Astronomy — Comets
- There might be as many as 100 billion comets in our Solar System
- Comets travel in odd orbits, and they are made up of frozen gases and metallic stony grit.
- A tail of a comet is caused when the comet’s nucleus enters the inner solar system and the Sun’s radiation begins to vaporize the ices, releasing gas and dust. The presence of the sunlight and solar wind pushes the gases away from the Sun.
- Comet Swift-Tuttle won’t smash into Earth when it returns in 2126. Orbital calculations have narrowed its next perihelion to July 11, 2126. This makes the prospect of an Earth-comet collision very unlikely.
- In 1996, Comet Hyakutake was discovered. This article appeared in the Chicago Tribune in March of that year: “Considering how far out in space they are, it is remarkable how easily comets can burn astronomers. Comet Kohoutek, billed by stargazers as the Comet of the Century, turned out to be an embarrassing dud. Halley’s, also dubbed the Comet of the Century after its glorious 1910 display, was shy and diminutive in its 1986 return. And so it is with a delicate balance of restraint and downright giddiness that astronomers are watching the 90,000 mph approach of Comet Hyakutake, already visible in the night sky and growing rapidly in size and brightness. Over the next week, the potential superstar comet might grow into one of the brightest comets of the century, its candlepower cranked so high that it can be seen even during the day. Or it might not. Predicting a comet’s brightness is an exceedingly tricky thing, dependent on a little science, a little guesswork and several variables. One important variable is already known: Comet Hyakutake will pass extraordinarily close to Earth this weekend. But another remains a mystery: What exactly is this 10-mile-wide chunk of ice, dust and rock made of, and most important, how dirty is it? When in the presence of children and laymen, astronomers describe comets as ‘dirty snowballs’. Thousands of these were formed in the deep freeze at the farthest reaches of the solar system near the time of their births. Some of these city-sized ice chunks occasionally get knocked into a new orbit, which brings them hurtling closer to the Sun, and incidentally, past Earth. As these cosmic icebergs pass the Sun, they begin to melt, typically losing the outer yard or so of material on each pass. It is that stuff, which can grow into a hug cloud of dust and gas, that creates the visible comet. So how big will the Hyakutake show be? One astronomer predicts that it will be conspicuous and spectacular. Astronomers expect Hyakutake to hang in the sky in coming weeks like a bright blob, something like the ghost of a full moon. Unlike meteors, the shooting stars that come from natural space junk falling though the atmosphere, visible comets can hang around for weeks. By April, as it nears the Sun, the outer yard of the comet will continue to melt and be swept back by solar winds, which might create a marvelous tail. Or again, it might not. Astronomers suspect that Comet Hyakutake has made many orbits around the Sun. Hubble space telescope photos show that as the comet cruises by the Sun and is warmed by solar energy, jets of rapidly expanding gas and dust are erupting with great force through holes in a crust on the comet’s surface. Comets that have made many trips near the Sun develop a rigid envelope of debris and refrozen ice. As the comet returns to the vicinity of the Sun, material under this crust erupts, forming geysers of material. If this was the first rip around the Sun for Hyakutake there wouldn’t be a crust of rubble formed. Hyakutake is thought to circle the Sun in an elliptical orbit about every 10,000 years. If it has been in that orbit since the formation of the Solar System some 4.5 billion years ago, this comet could have make thousands of trips around the Sun. The comet will pass within 21 million miles of the Sun and be blotted from view by solar glare. Halley, the best known comet, orbits the Sun and moves within Earth’s view every 76 years.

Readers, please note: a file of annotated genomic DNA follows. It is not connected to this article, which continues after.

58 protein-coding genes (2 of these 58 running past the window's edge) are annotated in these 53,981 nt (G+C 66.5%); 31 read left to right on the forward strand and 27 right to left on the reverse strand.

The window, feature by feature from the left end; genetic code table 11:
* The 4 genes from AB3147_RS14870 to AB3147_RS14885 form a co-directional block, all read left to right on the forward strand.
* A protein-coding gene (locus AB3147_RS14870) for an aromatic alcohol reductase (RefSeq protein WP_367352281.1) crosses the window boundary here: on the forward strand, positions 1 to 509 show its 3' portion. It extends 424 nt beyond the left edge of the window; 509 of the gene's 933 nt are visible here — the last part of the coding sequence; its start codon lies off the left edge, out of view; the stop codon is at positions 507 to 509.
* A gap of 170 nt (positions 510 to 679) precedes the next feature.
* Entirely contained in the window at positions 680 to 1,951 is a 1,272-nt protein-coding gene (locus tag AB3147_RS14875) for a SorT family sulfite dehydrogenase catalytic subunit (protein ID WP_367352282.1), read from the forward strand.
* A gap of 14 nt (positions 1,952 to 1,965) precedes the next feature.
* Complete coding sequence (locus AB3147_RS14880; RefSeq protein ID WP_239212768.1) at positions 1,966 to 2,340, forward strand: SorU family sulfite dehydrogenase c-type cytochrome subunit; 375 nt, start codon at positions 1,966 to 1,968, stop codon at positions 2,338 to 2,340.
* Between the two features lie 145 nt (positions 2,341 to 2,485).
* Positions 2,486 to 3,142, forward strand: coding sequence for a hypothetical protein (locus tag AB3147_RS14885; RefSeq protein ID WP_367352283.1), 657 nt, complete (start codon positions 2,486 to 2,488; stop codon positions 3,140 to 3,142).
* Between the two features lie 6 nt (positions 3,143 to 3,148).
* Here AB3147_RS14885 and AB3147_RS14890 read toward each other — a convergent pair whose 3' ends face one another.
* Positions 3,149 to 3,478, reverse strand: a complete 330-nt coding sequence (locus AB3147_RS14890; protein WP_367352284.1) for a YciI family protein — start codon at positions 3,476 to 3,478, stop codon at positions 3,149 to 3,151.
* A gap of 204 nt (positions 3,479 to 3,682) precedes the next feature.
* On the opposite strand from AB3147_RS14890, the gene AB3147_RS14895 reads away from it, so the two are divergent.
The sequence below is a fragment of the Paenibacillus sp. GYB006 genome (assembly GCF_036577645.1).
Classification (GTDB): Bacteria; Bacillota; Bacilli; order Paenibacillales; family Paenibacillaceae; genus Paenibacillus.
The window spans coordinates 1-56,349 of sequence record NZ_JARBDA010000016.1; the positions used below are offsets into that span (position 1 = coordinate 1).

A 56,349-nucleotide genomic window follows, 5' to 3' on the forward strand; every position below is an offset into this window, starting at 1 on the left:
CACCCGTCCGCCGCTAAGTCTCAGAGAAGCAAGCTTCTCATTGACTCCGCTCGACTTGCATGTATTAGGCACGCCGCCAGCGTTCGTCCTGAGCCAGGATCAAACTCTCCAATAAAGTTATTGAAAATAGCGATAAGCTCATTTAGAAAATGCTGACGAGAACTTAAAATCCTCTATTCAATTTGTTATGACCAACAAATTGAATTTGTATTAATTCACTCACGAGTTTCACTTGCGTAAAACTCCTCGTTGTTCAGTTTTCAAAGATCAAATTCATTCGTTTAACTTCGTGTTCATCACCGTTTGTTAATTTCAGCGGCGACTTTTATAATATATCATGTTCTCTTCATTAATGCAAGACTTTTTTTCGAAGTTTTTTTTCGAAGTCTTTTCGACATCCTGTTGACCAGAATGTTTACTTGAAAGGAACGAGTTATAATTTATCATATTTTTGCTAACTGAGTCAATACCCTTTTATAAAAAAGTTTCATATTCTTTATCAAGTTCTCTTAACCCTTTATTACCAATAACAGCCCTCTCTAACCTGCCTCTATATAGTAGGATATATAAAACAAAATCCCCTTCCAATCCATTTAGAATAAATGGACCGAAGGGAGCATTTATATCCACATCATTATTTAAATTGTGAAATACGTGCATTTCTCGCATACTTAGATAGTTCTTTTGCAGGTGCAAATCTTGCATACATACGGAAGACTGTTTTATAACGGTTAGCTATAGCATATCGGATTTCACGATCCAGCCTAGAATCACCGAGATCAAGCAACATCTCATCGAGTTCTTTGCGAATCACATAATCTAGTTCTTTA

- More information on Comet Hyakutake: “On January 30, 1996, a Japanese photoengraver and amateur ‘comet hunter’, Yuki Hyakutake, scanned his binoculars across a patch of sky over his village and spotted the comet that would bear his name. It soon became clear that Hyakutake’s comet had the potential to burst out of the arcane world of astronomers. Of the thousands of comets that have been recorded in history, only 32 have passed closer to Earth than will Hyakutake when it is closest (9.3 million miles). Even then, though, it will be 40 times farther away from Earth than is the moon. It will be the closest bright comet since 1556. Although its proximity teases the possibility of a great sky show, it does not ensure it. Astronomers have been wrong before. In 1937, Finsler’s Comet was all the rage, but this newspaper headline summed up what happened: ‘Don’t Look Now, But That Comet Really Is There — Failure of Some To See It Explained”. Then in 1957: “Although visible in some places with the naked eye, the Arend-Roland Comet did not live up to the ballyhoo of being the most spectacular in nearly half a century.” In 1965 came the heralded Comet Ikeya-Seki, though few saw it, and in 1970 it was Comet Bennett that fell short of expectations. But it is Kohoutek that best shows how a comet’s tail can splash egg on the face of astronomers. Like the fireball ti never became, Kohoutek roared into the public consciousness in 1973. Lubos Kohoutek, the 35-year old Czech who discovered the comet, was the guest of honor aboard the Queen Elizabeth II when it set sail with the rich and famous to view the comet from the darkness of the ocean. But everything turned terribly wrong. The comet never showed, and the world got nothing more from its stargazing than a collective stiff neck. When he disembarked form his voyage, Kohoutek meekly said, “I don’t know, I think I saw it,” then complained that he had been horribly seasick. In the case of Comet Kohoutek, the scientists’ mistake can best be explained by saying that Kohoutek was no dirty snowball, but a very clean one. It simply didn’t have enough dust on it to put on the show that comets are known for as they melt and cast off debris. Despite the warnings implicit in Kohoutek’s unpleasant ocean voyage, Hyakutake has accepted an invitation from the Alerd Planetarium to come to Chicago at the height of his comet’s glory – or disgrace.” This article appeared in the Salt Lake Tribune on Friday, March 22, 1996.